How A Sysadmin Got His Email Under Control

All of this discussion about declaring email bankruptcy got me thinking about what I did last year to deal with my email. I was sorting through 400 new messages a day, and it was overwhelming. I would delete most of the messages without reading them, because they were:

– Mailing list traffic that I never read. Even when I filtered the mail to another folder some would leak through because lots of n00bs just cannot resist bcc’ing the list.

– Automated messages from systems, bereft of actual content. As a system administrator I get all sorts of useless messages from devices and systems.

– Spam. Lots of spam was leaking through my filters.

So beginning in November, I started a three-pronged attack on my email.

1) I unsubscribed from any mailing list that I filtered to another location. If it wasn’t good enough to keep up with I got off the list. I swapped RSS feeds for email when possible. This took about a week to accomplish.

2) I disabled most automated email from systems I support. As I received messages I would classify them as useful or not useful. Ones that aren’t useful are systems telling me nightly that everything is okay, or that the weekly restart of a process went well. Why doesn’t it just tell me when something is wrong?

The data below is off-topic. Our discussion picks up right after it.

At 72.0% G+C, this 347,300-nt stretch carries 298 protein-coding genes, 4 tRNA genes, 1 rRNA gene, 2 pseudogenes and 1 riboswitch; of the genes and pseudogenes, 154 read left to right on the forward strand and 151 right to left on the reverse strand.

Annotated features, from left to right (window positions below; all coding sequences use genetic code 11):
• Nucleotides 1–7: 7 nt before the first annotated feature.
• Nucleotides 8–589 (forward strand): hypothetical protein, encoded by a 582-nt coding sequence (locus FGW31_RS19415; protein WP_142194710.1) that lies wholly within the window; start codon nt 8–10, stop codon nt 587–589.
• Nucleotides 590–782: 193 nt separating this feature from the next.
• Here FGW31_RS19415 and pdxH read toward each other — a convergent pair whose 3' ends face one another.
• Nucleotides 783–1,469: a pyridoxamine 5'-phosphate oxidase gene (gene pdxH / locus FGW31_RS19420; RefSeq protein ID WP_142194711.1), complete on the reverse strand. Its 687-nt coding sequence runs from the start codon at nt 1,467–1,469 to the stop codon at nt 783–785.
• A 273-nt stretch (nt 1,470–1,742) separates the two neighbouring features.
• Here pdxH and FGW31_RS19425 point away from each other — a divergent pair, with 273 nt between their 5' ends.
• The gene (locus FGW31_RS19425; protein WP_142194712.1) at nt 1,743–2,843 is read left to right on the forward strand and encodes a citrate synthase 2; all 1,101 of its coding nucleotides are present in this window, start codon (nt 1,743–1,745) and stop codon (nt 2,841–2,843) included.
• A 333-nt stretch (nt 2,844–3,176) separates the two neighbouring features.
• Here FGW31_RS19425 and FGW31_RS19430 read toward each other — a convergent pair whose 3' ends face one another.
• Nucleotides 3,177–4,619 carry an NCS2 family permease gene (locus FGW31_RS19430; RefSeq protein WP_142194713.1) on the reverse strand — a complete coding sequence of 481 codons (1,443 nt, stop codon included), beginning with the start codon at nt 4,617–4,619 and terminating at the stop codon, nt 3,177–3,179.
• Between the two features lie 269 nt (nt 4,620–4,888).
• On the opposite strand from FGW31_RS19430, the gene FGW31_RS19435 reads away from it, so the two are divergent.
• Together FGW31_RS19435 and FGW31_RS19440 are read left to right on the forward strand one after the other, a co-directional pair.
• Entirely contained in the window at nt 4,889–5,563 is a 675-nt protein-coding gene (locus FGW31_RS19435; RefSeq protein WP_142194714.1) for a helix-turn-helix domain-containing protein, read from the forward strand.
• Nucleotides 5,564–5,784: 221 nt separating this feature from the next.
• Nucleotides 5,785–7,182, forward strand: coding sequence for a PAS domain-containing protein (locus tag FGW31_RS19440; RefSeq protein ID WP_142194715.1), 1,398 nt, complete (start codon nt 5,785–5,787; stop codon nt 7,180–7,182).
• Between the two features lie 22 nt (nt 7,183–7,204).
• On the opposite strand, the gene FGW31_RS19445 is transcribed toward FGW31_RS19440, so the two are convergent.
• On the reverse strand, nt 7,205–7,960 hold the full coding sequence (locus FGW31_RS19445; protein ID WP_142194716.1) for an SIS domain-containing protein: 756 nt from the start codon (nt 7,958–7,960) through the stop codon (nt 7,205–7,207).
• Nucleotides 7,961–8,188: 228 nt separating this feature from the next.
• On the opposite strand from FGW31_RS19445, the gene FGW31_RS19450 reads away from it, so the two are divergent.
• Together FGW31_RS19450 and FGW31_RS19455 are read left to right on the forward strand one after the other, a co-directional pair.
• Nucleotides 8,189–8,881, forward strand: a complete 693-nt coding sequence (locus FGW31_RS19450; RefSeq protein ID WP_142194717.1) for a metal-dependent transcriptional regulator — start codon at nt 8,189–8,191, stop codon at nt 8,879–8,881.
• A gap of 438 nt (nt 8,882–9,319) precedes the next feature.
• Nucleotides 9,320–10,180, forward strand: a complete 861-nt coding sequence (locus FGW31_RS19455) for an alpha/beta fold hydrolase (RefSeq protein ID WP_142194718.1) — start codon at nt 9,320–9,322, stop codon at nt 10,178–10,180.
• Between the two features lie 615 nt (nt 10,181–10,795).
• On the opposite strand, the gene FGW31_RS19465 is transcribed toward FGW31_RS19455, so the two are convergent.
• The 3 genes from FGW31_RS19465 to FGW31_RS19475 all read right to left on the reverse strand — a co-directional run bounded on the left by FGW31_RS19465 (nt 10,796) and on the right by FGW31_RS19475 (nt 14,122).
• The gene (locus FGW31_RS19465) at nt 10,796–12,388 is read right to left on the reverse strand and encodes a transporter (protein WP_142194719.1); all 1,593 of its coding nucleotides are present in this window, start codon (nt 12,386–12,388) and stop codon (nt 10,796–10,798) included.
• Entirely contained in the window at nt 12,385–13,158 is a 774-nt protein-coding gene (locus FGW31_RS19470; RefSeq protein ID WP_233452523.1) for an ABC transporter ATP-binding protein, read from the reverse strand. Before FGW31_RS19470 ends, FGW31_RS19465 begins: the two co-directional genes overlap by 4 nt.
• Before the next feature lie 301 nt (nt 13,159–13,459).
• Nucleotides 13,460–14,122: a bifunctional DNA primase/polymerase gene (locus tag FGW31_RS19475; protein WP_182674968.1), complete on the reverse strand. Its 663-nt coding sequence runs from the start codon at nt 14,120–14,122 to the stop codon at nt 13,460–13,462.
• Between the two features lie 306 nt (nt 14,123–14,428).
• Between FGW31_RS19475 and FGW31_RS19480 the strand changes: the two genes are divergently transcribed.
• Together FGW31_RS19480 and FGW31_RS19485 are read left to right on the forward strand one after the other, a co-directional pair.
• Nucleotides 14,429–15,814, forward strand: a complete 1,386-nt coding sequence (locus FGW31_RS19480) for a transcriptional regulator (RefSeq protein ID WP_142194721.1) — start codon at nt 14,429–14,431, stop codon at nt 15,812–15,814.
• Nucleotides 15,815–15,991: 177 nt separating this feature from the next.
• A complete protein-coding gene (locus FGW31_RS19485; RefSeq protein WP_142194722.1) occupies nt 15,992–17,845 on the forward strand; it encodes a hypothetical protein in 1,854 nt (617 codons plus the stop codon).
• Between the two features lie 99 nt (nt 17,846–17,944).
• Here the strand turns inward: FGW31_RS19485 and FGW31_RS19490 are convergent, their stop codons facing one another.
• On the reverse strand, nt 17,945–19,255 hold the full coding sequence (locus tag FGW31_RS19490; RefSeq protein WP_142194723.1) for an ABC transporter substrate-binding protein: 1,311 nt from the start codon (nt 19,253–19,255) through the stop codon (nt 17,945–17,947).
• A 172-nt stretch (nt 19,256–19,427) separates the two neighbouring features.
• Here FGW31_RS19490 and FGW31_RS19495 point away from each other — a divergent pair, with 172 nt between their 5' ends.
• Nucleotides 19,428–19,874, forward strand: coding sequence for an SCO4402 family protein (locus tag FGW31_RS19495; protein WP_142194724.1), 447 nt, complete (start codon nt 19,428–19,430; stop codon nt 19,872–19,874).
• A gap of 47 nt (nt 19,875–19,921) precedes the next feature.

When “not useful” ones arrived I’d change that system to notify me only when something interesting (to me) happened, or remove the notification script completely so it didn’t bother me anymore. Often I could have my monitoring systems do this work instead of a custom script. The initial effort took me about a month, and I have to be constantly vigilant about new systems. I swear, some of my coworkers think the amount of email they get from their systems is directly proportional to their status as an admin.

3) I wrote a script to retrain SpamAssassin’s Bayesian filters nightly. Every few weeks I’d retrain my filters manually, but that was annoying, and I’d forget to do it. So I wrote something to do it for me. It’s fairly straightforward:

a) Take my spam folder and move it to an archive. This way my spam folder doesn’t get huge.

b) Run sa-learn on that archived spam folder to teach it about spam I’m currently receiving.

c) Use grepmail to extract messages I’ve read today (grepmail -j R -d today /path/to/mbox/file). Not all mail, but only the things I’ve read. That way when I don’t check my email for a few days I don’t inadvertently teach my filters the wrong things. Once you have this in a temporary mbox file run sa-learn on it to teach it about the “ham” you get.

Now I get 40-60 messages a day. It still isn’t perfect (my latest quest is removing false alarms from my monitoring systems) but it is a lot better than where I was.